Funding Another Attempt to Take Nordstrom Private Would Be Tricky

Will the second time be the charm for the Nordstrom family?

Maybe, maybe not.

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Shares of Nordstrom Inc. jumped 9.4 percent to $18.66 on Tuesday after Reuters reported the company’s founding family was working with Morgan Stanley and Centerview Partners to find private equity firms interested in taking the retailer private.

The family could not immediately be reached for comment. A spokeswoman for the retailer declined to “comment on rumors or market speculation.” Morgan Stanley also declined to comment and Centerview did not return a call.

This is a movie that fashion has seen before.

The descendants of John W. Nordstrom, who cofounded the company in 1901, tried to take the department store private in 2018, offering to pay $50 a share, or $8.4 billion for the company, with the help of Leonard Green & Partners.

That offer was nixed by a special committee of the board, which said at the time that it could not reach an agreement with the family “on an acceptable price for the company.”

Hindsight is, of course, 20/20.

Even with the bounce on Tuesday, Nordstrom is trading with a market capitalization of $3 billion, less than half the offer that was rejected.

“It wouldn’t surprise me if the family wanted to try to take it private again,” said one retail source familiar with department stores. “They could very well be thinking that the stock is undervalued.…Everyone says their department stores are in trouble and lost their way, and that the Manhattan flagship has been a colossal albatross. But the problem with taking it private is that they would be taking on a lot of debt.”

The Seattle-based Nordstrom has started showing some improvements in its performance lately. In the fourth quarter, the company was lifted by improved top-line growth at the Rack off-price division. The company’s sales for the quarter rose 2.2 percent to $4.3 billion while net earnings totaled $134 million.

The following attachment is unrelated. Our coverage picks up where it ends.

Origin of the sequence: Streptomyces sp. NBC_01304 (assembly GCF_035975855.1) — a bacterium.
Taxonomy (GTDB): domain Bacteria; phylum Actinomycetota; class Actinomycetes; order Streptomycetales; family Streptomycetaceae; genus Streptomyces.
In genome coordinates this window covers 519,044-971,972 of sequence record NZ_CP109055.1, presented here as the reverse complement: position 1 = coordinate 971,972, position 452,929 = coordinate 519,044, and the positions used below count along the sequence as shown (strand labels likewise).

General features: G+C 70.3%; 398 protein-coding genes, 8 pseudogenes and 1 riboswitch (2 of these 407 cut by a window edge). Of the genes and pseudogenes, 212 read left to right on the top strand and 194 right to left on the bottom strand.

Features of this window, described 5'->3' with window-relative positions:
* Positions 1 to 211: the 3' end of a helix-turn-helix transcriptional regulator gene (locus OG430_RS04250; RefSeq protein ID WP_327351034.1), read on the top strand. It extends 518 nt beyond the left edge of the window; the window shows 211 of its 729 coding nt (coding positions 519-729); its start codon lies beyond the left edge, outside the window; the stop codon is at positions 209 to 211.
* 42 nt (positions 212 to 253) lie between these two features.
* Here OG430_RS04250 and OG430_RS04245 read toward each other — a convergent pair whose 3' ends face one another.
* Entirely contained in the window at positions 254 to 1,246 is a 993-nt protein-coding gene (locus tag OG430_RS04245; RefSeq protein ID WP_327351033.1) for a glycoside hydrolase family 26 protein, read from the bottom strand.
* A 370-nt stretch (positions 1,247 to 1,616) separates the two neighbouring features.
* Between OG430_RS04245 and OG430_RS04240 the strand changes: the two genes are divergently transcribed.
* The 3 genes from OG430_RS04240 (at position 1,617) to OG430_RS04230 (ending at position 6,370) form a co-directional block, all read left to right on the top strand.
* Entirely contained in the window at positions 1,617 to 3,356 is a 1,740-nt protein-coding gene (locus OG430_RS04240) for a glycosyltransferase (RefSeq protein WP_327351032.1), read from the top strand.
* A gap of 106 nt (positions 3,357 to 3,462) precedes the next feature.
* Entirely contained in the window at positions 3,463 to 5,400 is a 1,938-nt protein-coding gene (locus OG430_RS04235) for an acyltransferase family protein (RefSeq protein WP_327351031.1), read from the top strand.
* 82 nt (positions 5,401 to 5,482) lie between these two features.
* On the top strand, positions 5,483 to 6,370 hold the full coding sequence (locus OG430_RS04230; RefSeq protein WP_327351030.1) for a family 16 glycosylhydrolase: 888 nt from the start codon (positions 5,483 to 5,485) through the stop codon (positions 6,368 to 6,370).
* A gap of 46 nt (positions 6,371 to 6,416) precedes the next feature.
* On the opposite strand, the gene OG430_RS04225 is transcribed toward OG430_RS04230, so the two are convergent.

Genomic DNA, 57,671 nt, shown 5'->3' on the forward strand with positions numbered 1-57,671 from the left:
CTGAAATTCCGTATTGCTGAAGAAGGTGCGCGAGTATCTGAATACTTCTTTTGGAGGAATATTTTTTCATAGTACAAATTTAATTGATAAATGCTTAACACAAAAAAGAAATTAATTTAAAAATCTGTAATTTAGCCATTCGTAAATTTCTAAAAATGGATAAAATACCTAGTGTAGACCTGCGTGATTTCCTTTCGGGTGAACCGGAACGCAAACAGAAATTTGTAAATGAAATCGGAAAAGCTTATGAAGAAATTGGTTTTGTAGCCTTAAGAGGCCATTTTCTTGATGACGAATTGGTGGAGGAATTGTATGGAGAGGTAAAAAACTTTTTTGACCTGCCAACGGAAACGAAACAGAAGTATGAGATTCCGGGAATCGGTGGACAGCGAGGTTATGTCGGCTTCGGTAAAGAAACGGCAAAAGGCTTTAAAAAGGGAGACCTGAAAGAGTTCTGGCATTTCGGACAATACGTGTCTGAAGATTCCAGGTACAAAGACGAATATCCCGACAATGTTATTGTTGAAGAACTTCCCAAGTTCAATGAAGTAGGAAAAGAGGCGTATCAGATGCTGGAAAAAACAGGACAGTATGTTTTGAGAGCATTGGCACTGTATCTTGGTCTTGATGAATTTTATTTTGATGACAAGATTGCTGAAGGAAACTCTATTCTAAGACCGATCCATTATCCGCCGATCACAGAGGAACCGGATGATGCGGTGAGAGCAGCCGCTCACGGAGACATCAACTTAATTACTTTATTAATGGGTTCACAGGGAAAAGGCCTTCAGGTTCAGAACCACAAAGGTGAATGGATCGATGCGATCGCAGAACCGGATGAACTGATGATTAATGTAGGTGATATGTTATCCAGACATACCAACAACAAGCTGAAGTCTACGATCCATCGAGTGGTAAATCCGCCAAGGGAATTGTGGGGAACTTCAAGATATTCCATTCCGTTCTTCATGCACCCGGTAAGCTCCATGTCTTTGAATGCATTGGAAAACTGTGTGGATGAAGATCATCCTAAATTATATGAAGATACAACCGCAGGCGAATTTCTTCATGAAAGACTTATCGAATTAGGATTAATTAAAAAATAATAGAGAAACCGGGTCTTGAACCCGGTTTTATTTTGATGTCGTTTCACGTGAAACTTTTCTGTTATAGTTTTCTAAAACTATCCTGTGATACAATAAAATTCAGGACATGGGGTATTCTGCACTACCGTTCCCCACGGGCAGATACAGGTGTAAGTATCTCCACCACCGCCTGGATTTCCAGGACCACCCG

And Erik Nordstrom, chief executive officer, told analysts on a conference call this month that traffic did improve sequentially at the Nordstrom banner during 2023, while the Manhattan flagship has been showing “real strong growth.”

Erik Nordstrom at podium
Erik Nordstrom

The Nordstroms own about 30 percent of the company’s stock, so they would still have to come up with more than $2 billion at the current price.

Given high interest rates and the general reticence private equity has shown toward fashion and retail, that could be a significant ask.

One retail banker called it, “The longest of long putts.”

In part, that’s because private equity investors usually only make investments with a clear exit strategy so they know how they’re going to get their money back, with a hefty profit.

“I don’t think anyone wants to underwrite getting it sold or IPOed down the road in order to monetize,” the banker said, suggesting the Nordstroms need “really long dated capital” like what would come from a sovereign wealth fund or a family office.

Even so, there’s a kind of run on department stores right now.

Arkhouse Management and Brigade Capital Management are trying to buy Macy’s Inc. And Richard Baker’s Hudson’s Bay Co., which already owns Saks Fifth Avenue, is looking to buy longtime competitor Neiman Marcus Group.

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